Herbert London: Resetting Russian Policy

Mar 5, 2014

With Russian armed forces seizing control of the Ukraine’s Crimean Peninsula, President Putin has sent a loud and clear message to President Obama. In effect, Putin contends the U.S. support for the political upheaval that dislodged a Kremlin ally, means little in the face of the Russian bear clearly intent on reacquiring “the near-abroad” – those nations lost with the dismemberment of the Soviet Union.

In fact, Putin said the breakup of the Soviet Union was the great tragedy of the twentieth century.” He is intent on repairing that “damage” even if it means a “breach of international law,” as President Obama noted. The Ukraine is the linchpin in the Putin scenario. But the question is how does the Obama administration respond. So far, a pattern has emerged in deliberations over Syria, Libya or Iran. The administration tests two extreme hypotheses: let events unfold on their own without direct U.S. intervention or military action. Invariably, the national security team opts for the former.

However, the very establishment of this paradigm is false. There are many alternatives between appeasement and war, alternatives that seemingly are ignored by Obama policymakers.

For example, a show of force may be desirable in letting an enemy know what you are prepared to do. In the Ukraine, the president might consider the deployment of the Sixth Fleet in the Black Sea. Provocative? Yes, but it does demonstrate U.S. resolve in a matter of utmost seriousness.

The Obama administration could freeze all Russian assets in the U.S. thereby putting pressure on the oligarchs who have moved their assets to the West.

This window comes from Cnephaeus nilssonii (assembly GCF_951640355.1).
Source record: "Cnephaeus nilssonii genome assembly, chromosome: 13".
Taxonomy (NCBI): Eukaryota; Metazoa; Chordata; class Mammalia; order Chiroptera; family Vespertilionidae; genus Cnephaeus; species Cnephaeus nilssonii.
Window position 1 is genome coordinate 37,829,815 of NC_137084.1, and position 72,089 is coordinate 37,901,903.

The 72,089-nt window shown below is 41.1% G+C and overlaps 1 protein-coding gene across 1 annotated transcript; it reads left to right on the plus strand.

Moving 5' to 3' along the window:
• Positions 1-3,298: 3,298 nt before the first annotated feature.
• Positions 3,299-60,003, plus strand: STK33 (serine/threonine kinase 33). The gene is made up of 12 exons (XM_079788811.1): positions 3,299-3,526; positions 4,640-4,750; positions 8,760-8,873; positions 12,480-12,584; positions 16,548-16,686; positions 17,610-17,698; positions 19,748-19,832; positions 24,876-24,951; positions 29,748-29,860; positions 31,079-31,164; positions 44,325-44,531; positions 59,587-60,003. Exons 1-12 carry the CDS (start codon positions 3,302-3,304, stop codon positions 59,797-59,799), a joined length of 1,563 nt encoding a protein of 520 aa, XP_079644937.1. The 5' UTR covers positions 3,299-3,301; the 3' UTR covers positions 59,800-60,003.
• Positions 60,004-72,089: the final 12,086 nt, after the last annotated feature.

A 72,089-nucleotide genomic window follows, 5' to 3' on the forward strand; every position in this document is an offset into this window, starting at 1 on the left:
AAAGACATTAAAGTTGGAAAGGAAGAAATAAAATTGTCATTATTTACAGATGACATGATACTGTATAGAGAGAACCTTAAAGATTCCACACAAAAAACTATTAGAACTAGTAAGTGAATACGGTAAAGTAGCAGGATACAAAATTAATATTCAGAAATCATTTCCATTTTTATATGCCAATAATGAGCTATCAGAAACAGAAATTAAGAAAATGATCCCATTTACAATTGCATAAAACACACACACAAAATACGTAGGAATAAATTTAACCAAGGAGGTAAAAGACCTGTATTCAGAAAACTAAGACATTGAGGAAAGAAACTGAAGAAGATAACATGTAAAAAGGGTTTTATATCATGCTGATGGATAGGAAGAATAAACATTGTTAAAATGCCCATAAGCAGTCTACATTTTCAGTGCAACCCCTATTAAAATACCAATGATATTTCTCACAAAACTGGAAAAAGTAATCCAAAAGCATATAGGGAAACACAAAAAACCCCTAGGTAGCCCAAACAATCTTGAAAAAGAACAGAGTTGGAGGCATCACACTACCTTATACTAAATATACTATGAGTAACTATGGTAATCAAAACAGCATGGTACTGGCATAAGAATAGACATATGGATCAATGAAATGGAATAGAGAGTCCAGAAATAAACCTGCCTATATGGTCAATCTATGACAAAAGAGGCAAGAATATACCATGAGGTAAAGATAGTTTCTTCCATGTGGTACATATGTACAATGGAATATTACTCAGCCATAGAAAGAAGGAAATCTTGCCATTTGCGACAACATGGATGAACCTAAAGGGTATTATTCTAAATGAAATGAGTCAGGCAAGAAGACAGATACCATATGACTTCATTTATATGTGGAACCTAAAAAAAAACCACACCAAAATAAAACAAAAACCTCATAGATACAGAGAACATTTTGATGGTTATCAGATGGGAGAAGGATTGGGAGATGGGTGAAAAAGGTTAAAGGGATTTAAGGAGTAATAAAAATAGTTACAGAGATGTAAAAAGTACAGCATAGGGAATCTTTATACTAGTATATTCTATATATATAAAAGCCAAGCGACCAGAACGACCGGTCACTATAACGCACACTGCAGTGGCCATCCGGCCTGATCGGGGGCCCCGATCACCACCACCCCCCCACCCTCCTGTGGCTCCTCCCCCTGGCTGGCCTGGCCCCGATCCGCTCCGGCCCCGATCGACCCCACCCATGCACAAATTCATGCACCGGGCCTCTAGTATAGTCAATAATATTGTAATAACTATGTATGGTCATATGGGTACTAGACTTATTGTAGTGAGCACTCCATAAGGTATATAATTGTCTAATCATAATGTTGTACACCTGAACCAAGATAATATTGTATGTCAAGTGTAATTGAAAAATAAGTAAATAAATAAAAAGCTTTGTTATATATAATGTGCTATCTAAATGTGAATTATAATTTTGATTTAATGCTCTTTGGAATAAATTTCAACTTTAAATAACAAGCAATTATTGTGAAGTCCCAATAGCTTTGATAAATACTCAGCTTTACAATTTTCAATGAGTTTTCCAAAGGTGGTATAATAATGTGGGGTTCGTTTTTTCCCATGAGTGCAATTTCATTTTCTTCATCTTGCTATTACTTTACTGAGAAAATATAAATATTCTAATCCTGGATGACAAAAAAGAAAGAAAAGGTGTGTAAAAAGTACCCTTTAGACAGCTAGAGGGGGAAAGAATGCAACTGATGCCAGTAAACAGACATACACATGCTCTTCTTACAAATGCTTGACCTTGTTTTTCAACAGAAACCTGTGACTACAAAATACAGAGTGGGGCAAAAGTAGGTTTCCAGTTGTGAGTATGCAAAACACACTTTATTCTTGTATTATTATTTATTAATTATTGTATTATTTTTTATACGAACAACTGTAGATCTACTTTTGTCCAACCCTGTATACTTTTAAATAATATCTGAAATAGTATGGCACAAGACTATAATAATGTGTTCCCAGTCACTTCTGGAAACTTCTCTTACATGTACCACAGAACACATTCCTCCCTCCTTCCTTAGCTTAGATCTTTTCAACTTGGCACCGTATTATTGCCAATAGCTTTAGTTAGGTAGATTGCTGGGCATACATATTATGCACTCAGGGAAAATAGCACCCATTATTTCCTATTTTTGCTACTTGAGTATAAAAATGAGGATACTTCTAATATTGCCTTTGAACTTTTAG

NATO could be energized for full mobilization since nations bordering the Ukraine might also be subject to Russian intimidation.

Most significantly, the U.S. could deleverage the Russian trump card, natural gas. At the moment, European nations and the Ukraine are dependent on Russian natural gas as an energy source. The gas is relatively cheap and reliable. It also offers the Russians hard currency and an instrument for extortion. It is the Damoclean sword Putin holds over Kiev.

But suppose the U.S., relying on the recent natural gas discovery in the Mediterranean off the coast of Israel, was to ally with several companies, one well known Australian firm, to convert natural gas into liquid gas which can easily be transported to Europe and the Ukraine. Should this effort be mounted, it would damage Putin precisely where it would hurt most – his pocketbook and his ability to use natural gas as a political weapon.

Still another tactic could be U.S. overtures to China in which discussion about another front in Siberia is explored. The Russian population in this region is declining, while the Chinese population is accelerating. Perhaps the Chinese government can be induced to claim part of this territory as theirs based on the principle – the Russians have adopted – of national and ethnic unification. After all, the justification for military activity in Crimea is the blending of the local Russian population into Mother Russia.

Secretary of State Kerry continues to assert that the Russian military seizure in the Crimea does not harken back to Cold War scenarios. From where I sit, it is almost exactly a military response out of the Cold War playbook. Just as Lenin and Stalin were intent on visions of empire, Putin fancies himself as the man who can restore Russian ascendency on the world stage.

President Obama once called on “reset,” a pledge to alter the relationship between Russia and the United States. Now, of course, is the time for feckless policy to be reset again. This time with the full recognition of Russian ambitions. Putin believes he has found a useful dupe in President Obama, one he has outwitted in Syria, Egypt and Iran. Can President Obama disabuse him of this belief? The stakes are high for Obama and Putin, but as the European landscape indicates, Putin appears to be holding the high cards and is not vulnerable to an American bluff he has seen many times in the past.

Herbert London is President of the London Center for Policy Research,  a senior fellow at the Manhattan Institute and author of the book The Transformational Decade (University Press of America). You can read all of Herb London’s commentaries at www.londoncenter.org

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